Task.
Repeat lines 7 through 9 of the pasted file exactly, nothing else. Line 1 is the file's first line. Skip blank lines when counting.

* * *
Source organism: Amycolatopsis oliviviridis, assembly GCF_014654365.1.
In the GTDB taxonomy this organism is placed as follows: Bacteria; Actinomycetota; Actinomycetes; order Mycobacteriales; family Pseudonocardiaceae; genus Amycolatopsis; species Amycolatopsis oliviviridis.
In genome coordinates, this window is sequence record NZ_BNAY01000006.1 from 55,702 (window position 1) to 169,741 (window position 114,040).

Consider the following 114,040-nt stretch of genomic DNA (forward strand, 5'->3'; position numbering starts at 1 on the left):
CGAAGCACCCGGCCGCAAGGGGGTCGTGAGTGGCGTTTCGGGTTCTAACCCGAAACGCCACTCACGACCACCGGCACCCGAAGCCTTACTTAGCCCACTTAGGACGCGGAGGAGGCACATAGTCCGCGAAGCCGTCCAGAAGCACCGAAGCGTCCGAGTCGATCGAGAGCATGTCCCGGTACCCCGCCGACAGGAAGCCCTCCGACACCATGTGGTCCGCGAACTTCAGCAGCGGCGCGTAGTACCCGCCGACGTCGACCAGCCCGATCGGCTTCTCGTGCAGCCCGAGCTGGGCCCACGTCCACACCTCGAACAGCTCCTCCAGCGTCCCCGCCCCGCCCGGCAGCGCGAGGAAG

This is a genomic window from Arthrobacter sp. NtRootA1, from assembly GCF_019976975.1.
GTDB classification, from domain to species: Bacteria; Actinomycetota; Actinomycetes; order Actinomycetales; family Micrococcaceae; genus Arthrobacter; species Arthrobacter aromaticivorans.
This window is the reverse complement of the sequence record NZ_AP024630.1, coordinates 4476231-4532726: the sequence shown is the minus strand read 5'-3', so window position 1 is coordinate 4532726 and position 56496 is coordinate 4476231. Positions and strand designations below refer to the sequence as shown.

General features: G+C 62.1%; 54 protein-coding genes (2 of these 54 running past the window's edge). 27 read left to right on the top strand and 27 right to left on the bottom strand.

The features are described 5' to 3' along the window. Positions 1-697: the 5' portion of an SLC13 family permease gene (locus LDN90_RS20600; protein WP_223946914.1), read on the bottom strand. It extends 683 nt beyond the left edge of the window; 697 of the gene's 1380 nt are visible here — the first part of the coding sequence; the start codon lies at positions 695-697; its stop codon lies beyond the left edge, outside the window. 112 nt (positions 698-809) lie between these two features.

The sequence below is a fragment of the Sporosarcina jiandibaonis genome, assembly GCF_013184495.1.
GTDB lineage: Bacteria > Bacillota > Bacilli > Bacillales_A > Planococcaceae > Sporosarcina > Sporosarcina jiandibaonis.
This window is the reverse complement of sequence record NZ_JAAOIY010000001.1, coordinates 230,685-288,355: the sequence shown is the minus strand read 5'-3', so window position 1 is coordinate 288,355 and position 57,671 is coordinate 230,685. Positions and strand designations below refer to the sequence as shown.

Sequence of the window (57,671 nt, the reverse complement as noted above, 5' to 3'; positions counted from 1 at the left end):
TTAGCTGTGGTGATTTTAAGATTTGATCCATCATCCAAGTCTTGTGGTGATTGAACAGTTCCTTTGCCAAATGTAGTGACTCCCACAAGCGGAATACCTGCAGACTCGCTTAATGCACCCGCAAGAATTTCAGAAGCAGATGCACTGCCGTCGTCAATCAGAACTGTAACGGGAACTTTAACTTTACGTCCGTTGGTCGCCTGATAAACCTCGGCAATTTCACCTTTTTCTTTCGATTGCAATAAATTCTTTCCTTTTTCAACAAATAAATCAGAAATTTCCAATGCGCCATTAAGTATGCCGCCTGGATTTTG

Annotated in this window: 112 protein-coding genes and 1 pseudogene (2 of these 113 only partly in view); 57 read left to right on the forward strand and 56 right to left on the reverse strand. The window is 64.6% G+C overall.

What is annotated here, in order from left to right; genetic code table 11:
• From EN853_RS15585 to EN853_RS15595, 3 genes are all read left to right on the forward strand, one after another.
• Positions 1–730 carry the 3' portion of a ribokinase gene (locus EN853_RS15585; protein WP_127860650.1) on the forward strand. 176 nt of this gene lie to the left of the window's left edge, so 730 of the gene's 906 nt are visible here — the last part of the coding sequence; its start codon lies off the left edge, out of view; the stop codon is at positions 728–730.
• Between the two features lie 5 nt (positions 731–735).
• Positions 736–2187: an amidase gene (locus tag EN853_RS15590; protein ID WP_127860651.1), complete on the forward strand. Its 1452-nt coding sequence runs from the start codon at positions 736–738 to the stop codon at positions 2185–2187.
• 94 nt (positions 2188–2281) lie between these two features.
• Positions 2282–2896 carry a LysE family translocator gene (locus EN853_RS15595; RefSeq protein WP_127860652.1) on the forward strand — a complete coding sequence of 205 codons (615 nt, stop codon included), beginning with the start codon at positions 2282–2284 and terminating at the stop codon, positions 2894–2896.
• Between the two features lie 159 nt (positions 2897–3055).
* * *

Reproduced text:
GTDB classification, from domain to species: Bacteria; Actinomycetota; Actinomycetes; order Actinomycetales; family Micrococcaceae; genus Arthrobacter; species Arthrobacter aromaticivorans.
This window is the reverse complement of the sequence record NZ_AP024630.1, coordinates 4476231-4532726: the sequence shown is the minus strand read 5'-3', so window position 1 is coordinate 4532726 and position 56496 is coordinate 4476231. Positions and strand designations below refer to the sequence as shown.

General features: G+C 62.1%; 54 protein-coding genes (2 of these 54 running past the window's edge). 27 read left to right on the top strand and 27 right to left on the bottom strand.